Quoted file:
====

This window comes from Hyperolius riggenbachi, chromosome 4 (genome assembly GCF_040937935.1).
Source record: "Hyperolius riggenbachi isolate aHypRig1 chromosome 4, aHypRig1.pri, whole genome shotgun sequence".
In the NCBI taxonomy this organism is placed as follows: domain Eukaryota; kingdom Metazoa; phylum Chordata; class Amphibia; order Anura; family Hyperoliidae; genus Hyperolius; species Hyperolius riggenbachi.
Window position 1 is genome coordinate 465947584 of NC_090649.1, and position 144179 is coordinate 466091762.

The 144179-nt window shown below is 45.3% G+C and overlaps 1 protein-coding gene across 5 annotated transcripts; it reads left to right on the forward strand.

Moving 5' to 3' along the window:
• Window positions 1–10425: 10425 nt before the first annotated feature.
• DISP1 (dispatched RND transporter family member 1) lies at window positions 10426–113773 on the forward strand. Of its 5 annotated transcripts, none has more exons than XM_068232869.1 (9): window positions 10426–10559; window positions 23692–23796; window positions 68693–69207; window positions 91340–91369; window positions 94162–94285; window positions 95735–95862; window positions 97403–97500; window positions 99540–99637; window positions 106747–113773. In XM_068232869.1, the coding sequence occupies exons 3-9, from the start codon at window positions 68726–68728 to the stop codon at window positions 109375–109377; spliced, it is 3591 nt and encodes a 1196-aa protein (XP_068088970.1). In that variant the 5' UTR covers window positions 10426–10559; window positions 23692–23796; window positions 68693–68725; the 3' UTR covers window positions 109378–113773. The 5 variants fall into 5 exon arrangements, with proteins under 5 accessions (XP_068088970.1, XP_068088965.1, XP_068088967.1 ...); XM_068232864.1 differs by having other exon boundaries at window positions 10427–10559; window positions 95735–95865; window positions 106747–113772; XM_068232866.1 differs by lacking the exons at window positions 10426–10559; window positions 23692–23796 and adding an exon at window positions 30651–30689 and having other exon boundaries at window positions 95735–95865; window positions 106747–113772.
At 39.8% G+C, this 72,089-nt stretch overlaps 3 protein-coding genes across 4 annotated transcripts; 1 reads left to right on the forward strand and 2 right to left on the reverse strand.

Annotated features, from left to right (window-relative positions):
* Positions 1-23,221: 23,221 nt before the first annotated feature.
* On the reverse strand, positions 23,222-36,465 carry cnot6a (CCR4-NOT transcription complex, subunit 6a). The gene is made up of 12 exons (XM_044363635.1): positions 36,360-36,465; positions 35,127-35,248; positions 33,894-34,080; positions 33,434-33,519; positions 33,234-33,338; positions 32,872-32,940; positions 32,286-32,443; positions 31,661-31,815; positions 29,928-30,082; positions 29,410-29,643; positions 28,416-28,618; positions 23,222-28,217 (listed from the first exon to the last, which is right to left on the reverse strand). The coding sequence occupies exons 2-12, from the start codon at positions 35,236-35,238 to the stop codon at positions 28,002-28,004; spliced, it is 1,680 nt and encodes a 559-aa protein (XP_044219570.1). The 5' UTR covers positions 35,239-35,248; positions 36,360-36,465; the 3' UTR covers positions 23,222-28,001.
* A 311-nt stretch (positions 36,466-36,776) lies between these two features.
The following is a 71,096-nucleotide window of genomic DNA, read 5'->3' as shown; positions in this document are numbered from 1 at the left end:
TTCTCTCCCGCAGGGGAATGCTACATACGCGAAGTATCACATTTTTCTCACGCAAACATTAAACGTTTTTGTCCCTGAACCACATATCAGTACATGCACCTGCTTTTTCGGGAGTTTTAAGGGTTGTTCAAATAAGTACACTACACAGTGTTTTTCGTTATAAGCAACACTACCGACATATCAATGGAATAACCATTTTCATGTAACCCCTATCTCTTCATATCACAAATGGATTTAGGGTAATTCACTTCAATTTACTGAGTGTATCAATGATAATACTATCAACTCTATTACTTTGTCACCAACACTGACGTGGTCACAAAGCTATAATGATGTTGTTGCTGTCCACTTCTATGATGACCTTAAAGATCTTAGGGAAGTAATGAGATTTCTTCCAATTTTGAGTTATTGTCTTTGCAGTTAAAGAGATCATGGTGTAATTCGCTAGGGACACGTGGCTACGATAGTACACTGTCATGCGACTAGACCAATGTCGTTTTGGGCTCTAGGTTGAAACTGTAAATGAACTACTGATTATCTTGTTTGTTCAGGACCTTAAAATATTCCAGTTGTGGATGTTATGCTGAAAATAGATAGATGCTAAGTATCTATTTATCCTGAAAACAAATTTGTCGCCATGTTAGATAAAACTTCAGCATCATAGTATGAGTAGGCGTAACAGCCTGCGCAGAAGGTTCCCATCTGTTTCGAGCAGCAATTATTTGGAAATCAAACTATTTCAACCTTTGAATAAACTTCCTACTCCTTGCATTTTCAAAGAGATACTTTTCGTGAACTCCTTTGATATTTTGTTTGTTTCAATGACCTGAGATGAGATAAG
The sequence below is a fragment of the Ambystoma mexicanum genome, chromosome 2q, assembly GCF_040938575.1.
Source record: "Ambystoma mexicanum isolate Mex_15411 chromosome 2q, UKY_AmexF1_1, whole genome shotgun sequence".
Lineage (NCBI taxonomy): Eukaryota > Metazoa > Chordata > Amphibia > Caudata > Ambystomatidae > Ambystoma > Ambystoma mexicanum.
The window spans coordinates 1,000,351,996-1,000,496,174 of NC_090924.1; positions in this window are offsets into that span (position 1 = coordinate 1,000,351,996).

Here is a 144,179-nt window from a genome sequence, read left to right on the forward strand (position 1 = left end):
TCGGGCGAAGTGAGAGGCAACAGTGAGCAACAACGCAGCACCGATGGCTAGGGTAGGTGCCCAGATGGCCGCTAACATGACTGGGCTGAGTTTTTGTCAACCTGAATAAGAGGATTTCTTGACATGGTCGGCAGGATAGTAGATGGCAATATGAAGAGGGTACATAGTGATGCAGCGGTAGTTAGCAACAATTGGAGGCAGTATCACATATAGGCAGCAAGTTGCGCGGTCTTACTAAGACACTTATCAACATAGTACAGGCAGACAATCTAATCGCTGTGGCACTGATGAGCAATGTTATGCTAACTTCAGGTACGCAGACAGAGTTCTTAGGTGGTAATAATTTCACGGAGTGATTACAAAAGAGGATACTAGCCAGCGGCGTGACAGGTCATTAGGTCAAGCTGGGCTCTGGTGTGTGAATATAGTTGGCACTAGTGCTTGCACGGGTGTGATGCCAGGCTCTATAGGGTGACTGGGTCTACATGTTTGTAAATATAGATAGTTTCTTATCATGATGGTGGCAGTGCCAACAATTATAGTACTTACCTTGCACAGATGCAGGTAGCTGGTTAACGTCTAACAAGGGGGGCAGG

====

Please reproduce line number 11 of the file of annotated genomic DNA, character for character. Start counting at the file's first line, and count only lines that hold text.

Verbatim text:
* Positions 1-23,221: 23,221 nt before the first annotated feature.